I had a cup of tea in John o’Groats and watched with a degree of loathing as people photographed themselves by the marker post. I can’t help but feel that it is for all those who set out from Lands End, either on foot, by bike, by unicycle, whatever: what does it mean to those who got in their car and got here. What have they achieved. I was an angry young man at this point, because I took offence at the busloads of OAPs, buses which I had been traumatised by for the last week and whose occupants would simply get off the coach, wander around for fifteen mintes, have a cup of tea, use the loo, get back on the coach and head off somewhere else. This way of spending your time made me irrationally furious.

I delighted in taking things as easily as possible for the first half of my ride back to Wick. Even the return of the mist/rain wasn’t too severe an issue. However, just as I was due to rejoin the main road south into Wick, the rain decided it wasn’t going to mess around anymore. It was that fine, heavy rain that drenches you within seconds, yet seems to take longer to moisten the tarmac. Well, soon enough that too was awash. Arriving back at Netherby B&B (stay there, if you are ever up in the area. Alison is one of the nicest ladies you could ever have the good fortune to meet, particularly if you are approaching a laundry crisis), I have got out of swimming pools in a drier state. I wrenched everything off and simply walked  into the shower.

***

Wick to Ard Dorch, 17 miles

I may not have cycled a great deal on this particular day, but somehow I ended up in a different world again. I had to be up by 4.40AM to give myself time to get everything together and eat breakfast. Alison, saint that she is, made me a cooked breakfast at 5.30 in the morning!

The 6.20AM from Wick to Dingwall is a quiet service. Rain fell thinly as I cycled to the station and persisted until we headed in-land. Dingwall was the seventeenth stop on the route before Inverness.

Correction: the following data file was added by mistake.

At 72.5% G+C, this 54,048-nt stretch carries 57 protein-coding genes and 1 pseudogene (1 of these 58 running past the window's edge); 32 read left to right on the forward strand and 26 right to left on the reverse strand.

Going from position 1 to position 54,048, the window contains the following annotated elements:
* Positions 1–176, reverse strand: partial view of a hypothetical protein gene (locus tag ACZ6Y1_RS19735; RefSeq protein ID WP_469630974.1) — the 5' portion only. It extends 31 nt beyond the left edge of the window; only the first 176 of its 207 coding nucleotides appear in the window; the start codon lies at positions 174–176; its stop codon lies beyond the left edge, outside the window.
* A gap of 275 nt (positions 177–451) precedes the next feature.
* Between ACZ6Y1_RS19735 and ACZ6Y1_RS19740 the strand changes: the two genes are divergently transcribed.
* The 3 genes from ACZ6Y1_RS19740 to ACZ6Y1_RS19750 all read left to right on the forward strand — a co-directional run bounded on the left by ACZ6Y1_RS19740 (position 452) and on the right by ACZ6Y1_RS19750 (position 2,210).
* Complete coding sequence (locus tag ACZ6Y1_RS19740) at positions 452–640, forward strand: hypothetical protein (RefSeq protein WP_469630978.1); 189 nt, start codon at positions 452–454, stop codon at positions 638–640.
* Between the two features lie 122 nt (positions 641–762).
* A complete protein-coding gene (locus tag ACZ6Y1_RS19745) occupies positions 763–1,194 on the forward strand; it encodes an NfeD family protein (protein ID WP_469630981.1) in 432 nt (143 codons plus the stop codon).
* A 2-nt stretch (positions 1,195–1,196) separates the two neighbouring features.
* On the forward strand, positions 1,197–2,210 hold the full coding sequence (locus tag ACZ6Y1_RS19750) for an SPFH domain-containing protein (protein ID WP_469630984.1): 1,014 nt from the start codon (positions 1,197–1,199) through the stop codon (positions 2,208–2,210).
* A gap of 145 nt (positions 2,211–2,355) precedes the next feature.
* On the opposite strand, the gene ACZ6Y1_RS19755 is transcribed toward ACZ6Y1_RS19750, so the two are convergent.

It was only slightly dispiriting taking only four hours to return to a town that I had left via pedal power almost a week ago but there you are. Having passed in front of my youth hostel at Carbisdale and been confronted again by the white, steaming facade of Clynelish (it was open on that day) we also passed at high speed Balblair, Glenmorangie and Invergordon. I had just over an hour to buy some lunch (I’d had no food or water on the train from Wick) and await the train taking me to the west.

My first sight of Skye: a shock to find it so close to the mainland.

My first sight of Skye: a shock to find it so close to the mainland.

At 11.20 it duly pulled up and the amount of bikes and rucksacks squeezed on signalled quite clearly that I was going somewhere where a lot of people got red-faced and sweaty. I thought I’d fit in rather well. I had intended to update the notes on my progress which I tried to keep up with as little details simply vanished from my memory. Failing that, a sleep or some reading would be nice. The landscape was much too stunning to be ignored, however. Almost instantly after leaving Dingwall, the panorama altered. It looked vaguely Midi-Pyrenean in places, as it happened. Mountains swelled, then reared again, lochs formed, clouds spiralled and bulged. Everything became very dramatic indeed. But something wasn’t right. I felt guilty, and indeed very disrespectful, for travelling thus. During my first stage on the rails, I had wondered to what extent my taking a train was cheating. I talked myself round from that with the valid argument that I’m still touring, just by a different means, and that to have gone from Wick to the West by bike would have taken five days and cost maybe as much as £300 extra. My qualm on this train was how wrong it felt to so passively streak past these magnificent natural structures. I felt disconnected from the landscape for the first time. Hitherto, a mountain or a glen had taken as long as hours to materialise in front of me, and my suffering through and over them had been a valuable way of experiencing them, for the difficulty of each pedal stroke and the myriad atmospheric factors acting on me at any one time had given me unique insights into the landscape around me. I felt I knew it. Sealed in this clattering human tube, I felt as though I was instead showing contempt for my surroundings: these views were nothing more than a speed date, a visual goosing of beauty as opposed to considerately and progressively developing a relationship with it all. I got off the train in Kyle disorientated as a result, and not just because it was gloriously sunny and very warm.

How do you write a caption for that?!

How do you write a caption for that?!